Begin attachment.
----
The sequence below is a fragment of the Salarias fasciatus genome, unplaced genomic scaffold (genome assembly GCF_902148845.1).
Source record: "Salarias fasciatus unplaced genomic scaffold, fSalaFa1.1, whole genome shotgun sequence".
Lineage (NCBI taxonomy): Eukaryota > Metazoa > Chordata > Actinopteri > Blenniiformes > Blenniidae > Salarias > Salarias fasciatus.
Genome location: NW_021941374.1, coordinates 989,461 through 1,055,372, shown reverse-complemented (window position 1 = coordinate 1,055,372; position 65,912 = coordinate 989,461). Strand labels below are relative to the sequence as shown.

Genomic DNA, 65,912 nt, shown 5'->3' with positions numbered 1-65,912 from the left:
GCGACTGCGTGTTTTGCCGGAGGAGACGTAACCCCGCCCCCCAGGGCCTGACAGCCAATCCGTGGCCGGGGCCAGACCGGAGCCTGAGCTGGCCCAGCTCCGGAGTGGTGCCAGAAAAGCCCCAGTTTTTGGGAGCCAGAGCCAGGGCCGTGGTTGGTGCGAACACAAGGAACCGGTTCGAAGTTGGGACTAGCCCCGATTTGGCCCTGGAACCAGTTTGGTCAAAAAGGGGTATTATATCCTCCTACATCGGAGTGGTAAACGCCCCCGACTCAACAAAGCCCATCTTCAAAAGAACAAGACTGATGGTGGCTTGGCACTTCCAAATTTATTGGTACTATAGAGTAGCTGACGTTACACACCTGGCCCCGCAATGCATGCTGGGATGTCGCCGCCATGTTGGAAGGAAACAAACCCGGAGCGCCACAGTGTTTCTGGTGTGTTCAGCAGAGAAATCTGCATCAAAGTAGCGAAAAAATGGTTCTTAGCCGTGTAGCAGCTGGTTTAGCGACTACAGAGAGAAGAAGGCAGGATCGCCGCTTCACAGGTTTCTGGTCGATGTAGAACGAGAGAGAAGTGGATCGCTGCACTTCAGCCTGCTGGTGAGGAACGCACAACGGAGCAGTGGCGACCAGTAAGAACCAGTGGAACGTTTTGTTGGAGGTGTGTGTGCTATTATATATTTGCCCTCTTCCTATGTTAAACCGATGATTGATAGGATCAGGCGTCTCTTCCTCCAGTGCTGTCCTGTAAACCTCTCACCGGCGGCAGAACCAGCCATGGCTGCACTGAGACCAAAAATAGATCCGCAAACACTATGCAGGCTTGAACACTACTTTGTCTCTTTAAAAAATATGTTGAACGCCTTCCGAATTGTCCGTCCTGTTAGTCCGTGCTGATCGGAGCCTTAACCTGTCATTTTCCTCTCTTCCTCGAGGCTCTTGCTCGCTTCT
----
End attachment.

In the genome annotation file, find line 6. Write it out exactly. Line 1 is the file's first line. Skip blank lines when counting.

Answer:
GCGACTGCGTGTTTTGCCGGAGGAGACGTAACCCCGCCCCCCAGGGCCTGACAGCCAATCCGTGGCCGGGGCCAGACCGGAGCCTGAGCTGGCCCAGCTCCGGAGTGGTGCCAGAAAAGCCCCAGTTTTTGGGAGCCAGAGCCAGGGCCGTGGTTGGTGCGAACACAAGGAACCGGTTCGAAGTTGGGACTAGCCCCGATTTGGCCCTGGAACCAGTTTGGTCAAAAAGGGGTATTATATCCTCCTACATCGGAGTGGTAAACGCCCCCGACTCAACAAAGCCCATCTTCAAAAGAACAAGACTGATGGTGGCTTGGCACTTCCAAATTTATTGGTACTATAGAGTAGCTGACGTTACACACCTGGCCCCGCAATGCATGCTGGGATGTCGCCGCCATGTTGGAAGGAAACAAACCCGGAGCGCCACAGTGTTTCTGGTGTGTTCAGCAGAGAAATCTGCATCAAAGTAGCGAAAAAATGGTTCTTAGCCGTGTAGCAGCTGGTTTAGCGACTACAGAGAGAAGAAGGCAGGATCGCCGCTTCACAGGTTTCTGGTCGATGTAGAACGAGAGAGAAGTGGATCGCTGCACTTCAGCCTGCTGGTGAGGAACGCACAACGGAGCAGTGGCGACCAGTAAGAACCAGTGGAACGTTTTGTTGGAGGTGTGTGTGCTATTATATATTTGCCCTCTTCCTATGTTAAACCGATGATTGATAGGATCAGGCGTCTCTTCCTCCAGTGCTGTCCTGTAAACCTCTCACCGGCGGCAGAACCAGCCATGGCTGCACTGAGACCAAAAATAGATCCGCAAACACTATGCAGGCTTGAACACTACTTTGTCTCTTTAAAAAATATGTTGAACGCCTTCCGAATTGTCCGTCCTGTTAGTCCGTGCTGATCGGAGCCTTAACCTGTCATTTTCCTCTCTTCCTCGAGGCTCTTGCTCGCTTCT